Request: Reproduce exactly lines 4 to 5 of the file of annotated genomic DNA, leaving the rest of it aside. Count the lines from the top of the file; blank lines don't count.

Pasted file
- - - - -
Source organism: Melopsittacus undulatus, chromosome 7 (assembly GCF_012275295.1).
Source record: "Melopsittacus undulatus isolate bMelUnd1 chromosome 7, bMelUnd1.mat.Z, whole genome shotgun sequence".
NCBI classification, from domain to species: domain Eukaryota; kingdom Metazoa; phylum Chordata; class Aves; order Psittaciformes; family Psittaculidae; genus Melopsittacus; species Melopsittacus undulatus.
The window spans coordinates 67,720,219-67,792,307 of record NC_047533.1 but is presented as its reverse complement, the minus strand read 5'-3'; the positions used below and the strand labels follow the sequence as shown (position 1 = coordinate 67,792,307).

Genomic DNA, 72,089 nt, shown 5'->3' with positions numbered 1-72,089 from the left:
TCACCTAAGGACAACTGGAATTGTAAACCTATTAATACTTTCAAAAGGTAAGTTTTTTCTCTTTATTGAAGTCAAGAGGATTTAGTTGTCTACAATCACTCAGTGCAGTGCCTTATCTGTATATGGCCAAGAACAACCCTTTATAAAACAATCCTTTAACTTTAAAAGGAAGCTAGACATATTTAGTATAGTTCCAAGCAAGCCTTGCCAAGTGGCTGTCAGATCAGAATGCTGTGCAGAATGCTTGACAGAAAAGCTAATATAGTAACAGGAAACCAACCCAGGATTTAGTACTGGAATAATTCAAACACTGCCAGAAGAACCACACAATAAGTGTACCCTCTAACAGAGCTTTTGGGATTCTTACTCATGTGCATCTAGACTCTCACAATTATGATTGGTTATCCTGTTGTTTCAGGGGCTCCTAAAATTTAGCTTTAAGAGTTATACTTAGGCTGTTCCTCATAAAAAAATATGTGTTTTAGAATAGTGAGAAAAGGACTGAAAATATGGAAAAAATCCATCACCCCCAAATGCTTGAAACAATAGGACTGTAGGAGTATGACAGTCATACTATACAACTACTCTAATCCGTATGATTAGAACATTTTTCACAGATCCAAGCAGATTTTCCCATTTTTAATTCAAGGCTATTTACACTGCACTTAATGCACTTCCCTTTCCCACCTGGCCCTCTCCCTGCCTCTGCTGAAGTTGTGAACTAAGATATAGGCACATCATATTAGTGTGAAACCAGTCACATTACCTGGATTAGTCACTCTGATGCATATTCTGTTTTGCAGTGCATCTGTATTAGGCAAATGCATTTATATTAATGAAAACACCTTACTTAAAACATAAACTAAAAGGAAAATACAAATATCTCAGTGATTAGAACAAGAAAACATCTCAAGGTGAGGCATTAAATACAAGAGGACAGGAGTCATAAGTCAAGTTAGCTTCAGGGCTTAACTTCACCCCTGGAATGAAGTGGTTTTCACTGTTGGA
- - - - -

The window spans coordinates 67,720,219-67,792,307 of record NC_047533.1 but is presented as its reverse complement, the minus strand read 5'-3'; the positions used below and the strand labels follow the sequence as shown (position 1 = coordinate 67,792,307).

Genomic DNA, 72,089 nt, shown 5'->3' with positions numbered 1-72,089 from the left: